For Aaron Changpo, Jewelry Is a Form of Expression That Transcends Time and Gender
The designer and founder of Varon elaborates on the messages the brand tries to convey, the challenges it faced, as well as exciting upcoming projects.
Aaron Changpo is the Mexican designer and creative director behind the jewelry brand, Varon. His avant-garde yet genderless pieces have been worn by the likes of Bad Bunny, J Balvin and Arca, among others, which have since positioned Varon as one of Latin America’s most exciting brands to watch. Besides embellishing A-listers, Varon has also collaborated with contemporary artists such as Gabriel Orozco, to create unique and limited-edition collections that fuse the creators’ visions into wearable items.
Aaron’s pieces don’t try to define the person who wears them. It’s quite the opposite, as Varon’s clients know the jewelry only affirms what they already believe in. With a family background in jewelry making, Aaron thought the path to creating his own brand would be smoother. But as it turns out, making a name for himself required rebelling against the norm in order to establish his own ethos and aesthetics.
Hypebeast spoke to the Mexican designer about his brand’s origins, the challenges of jewelry making and upcoming plans for the rest of the year. Read the interview below.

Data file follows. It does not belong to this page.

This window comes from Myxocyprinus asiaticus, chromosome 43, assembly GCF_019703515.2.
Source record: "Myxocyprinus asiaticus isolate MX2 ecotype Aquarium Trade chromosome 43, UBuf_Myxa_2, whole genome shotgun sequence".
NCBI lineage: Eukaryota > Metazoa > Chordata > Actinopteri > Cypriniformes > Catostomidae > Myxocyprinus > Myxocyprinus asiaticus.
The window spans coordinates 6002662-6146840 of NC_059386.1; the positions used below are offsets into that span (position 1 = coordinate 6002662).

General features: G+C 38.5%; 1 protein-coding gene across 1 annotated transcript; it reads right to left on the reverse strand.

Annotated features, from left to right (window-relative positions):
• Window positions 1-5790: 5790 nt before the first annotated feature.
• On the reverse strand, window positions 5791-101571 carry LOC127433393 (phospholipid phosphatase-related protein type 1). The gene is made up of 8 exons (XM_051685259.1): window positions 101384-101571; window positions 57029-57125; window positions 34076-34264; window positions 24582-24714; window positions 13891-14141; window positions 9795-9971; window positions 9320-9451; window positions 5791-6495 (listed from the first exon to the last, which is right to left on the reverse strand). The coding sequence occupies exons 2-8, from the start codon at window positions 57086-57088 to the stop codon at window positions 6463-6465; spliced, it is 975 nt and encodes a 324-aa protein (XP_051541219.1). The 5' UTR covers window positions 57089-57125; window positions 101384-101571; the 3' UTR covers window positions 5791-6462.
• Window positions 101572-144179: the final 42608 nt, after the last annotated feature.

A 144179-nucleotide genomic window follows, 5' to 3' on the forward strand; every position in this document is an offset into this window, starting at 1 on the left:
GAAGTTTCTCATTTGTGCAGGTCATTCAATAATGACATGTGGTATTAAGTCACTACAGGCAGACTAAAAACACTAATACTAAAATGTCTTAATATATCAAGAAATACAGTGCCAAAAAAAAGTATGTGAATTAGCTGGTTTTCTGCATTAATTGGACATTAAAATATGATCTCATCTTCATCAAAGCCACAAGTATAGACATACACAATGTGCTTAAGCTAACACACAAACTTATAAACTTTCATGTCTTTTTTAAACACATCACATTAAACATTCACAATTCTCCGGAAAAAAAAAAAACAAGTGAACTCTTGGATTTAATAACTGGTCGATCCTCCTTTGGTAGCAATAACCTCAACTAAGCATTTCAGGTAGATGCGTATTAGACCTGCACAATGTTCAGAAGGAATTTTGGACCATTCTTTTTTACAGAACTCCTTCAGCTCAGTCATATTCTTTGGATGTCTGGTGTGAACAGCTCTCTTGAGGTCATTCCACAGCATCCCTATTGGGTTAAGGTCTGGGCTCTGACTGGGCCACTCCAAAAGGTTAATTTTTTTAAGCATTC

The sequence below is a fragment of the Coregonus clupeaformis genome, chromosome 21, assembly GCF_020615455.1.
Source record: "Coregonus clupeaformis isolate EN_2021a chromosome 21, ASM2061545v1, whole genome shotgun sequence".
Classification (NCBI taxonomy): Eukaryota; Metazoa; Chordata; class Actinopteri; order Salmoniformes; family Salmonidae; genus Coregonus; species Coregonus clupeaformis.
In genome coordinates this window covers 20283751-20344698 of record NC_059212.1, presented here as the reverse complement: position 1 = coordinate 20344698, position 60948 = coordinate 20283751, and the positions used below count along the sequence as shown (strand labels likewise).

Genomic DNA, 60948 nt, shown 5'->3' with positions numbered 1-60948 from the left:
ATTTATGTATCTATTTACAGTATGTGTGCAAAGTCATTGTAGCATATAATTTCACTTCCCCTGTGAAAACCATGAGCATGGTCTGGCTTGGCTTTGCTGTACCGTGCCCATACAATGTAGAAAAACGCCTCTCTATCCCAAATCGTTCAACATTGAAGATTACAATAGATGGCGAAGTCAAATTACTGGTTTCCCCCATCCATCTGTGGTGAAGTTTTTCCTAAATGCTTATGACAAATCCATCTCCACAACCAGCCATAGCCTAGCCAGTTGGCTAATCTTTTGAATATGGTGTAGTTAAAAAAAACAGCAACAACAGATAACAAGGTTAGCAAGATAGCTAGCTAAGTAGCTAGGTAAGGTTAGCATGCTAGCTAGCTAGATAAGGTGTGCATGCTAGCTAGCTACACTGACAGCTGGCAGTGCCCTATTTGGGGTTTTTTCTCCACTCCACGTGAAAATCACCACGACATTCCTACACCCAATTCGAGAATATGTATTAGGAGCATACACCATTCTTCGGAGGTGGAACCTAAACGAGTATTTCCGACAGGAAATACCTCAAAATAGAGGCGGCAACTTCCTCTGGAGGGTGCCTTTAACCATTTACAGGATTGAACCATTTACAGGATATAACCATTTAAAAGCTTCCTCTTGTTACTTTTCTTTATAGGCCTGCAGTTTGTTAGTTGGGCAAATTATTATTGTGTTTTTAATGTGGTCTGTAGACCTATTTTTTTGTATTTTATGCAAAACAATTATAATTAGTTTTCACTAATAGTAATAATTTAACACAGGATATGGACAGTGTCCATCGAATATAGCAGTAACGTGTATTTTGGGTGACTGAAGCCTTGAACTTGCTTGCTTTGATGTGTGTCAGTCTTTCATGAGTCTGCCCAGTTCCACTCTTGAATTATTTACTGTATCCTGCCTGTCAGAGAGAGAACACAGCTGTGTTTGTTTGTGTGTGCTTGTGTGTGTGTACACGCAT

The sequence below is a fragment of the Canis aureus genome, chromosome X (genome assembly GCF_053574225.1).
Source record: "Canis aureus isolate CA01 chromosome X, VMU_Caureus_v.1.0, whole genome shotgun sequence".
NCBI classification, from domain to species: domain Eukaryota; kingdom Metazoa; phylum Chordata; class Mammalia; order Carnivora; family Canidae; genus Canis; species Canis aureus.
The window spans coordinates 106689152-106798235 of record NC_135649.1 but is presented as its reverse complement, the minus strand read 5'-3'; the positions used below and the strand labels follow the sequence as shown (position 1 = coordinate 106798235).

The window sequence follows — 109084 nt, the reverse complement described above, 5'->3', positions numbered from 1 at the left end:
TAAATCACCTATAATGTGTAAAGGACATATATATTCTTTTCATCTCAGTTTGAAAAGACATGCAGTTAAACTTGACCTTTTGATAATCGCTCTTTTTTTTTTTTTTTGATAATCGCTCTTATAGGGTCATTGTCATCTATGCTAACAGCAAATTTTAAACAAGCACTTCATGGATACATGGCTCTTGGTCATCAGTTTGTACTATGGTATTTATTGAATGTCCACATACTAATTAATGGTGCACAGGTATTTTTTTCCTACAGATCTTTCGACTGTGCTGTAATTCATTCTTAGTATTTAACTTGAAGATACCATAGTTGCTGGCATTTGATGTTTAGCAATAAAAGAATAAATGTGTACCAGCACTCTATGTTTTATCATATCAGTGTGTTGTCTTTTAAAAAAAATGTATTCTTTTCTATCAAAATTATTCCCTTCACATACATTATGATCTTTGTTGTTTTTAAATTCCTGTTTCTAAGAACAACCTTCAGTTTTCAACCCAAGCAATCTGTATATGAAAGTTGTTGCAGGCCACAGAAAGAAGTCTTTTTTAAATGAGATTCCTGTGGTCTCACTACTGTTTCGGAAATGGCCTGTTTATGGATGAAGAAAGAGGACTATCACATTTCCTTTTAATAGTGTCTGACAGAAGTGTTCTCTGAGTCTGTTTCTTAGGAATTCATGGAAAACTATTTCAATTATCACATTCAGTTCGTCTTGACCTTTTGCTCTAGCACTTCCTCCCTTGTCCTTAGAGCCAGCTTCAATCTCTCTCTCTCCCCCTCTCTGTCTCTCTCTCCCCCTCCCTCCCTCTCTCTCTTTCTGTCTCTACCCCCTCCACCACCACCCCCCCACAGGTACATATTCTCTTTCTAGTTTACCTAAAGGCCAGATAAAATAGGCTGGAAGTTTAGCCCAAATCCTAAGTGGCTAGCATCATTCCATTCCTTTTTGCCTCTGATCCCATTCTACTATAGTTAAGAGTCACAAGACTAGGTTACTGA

How did you start in the world of fashion?
I don’t consider my work specifically related to the fashion industry. Jewelry is actually the oldest artistic expression created by man, even before cave paintings. Obviously, I love style and fashion, but I believe that jewelry has a symbolism that transcends time. Our campaigns and photographic materials have an impact on the fashion industry because we seek to create memorable images and collaborations with people in the industry.
What made you decide to focus on jewelry?
I thought it’d be easy to have my own jewelry brand since my grandfather ran a jewelry workshop for many years. I was tired of my old job and wanted to do something of my own, and have a creative outlet that isn’t too far-fetched to achieve success in. In the end, it was a lot harder than I anticipated. It was also extra complicated to make the pieces, since my grandfather didn’t really help me in terms of production.
What is it like to dedicate yourself to jewelry-making in Mexico?
It’s very complex because the jewelry we make at Varon underwent “great” product development, which means every piece will go through many minds and hands before it’s ready. Working with people is challenging since each person is unique, and the process of synchronizing with so many people can be incredibly difficult. At the same time, Mexico is a country with many great goldsmith, jewelry, and stone carving traditions, all of which are processes we frequently use at Varon to ensure that these traditional crafts are not lost.
When it comes to crafting jewelry, what are your go-to materials?
I love working with gold because it’s such an interesting metal. Gold is actually not from Earth – it’s formed from supernova explosions when one star collides with another. Generally at Varon, we’re inclusive in every sense of the word, and this also includes the materials we work with. Our past collection was 100% recyclable/reusable, and being inclusive makes the ideation of our pieces much more important than the type of materials we use, just as long as quality is not at risk.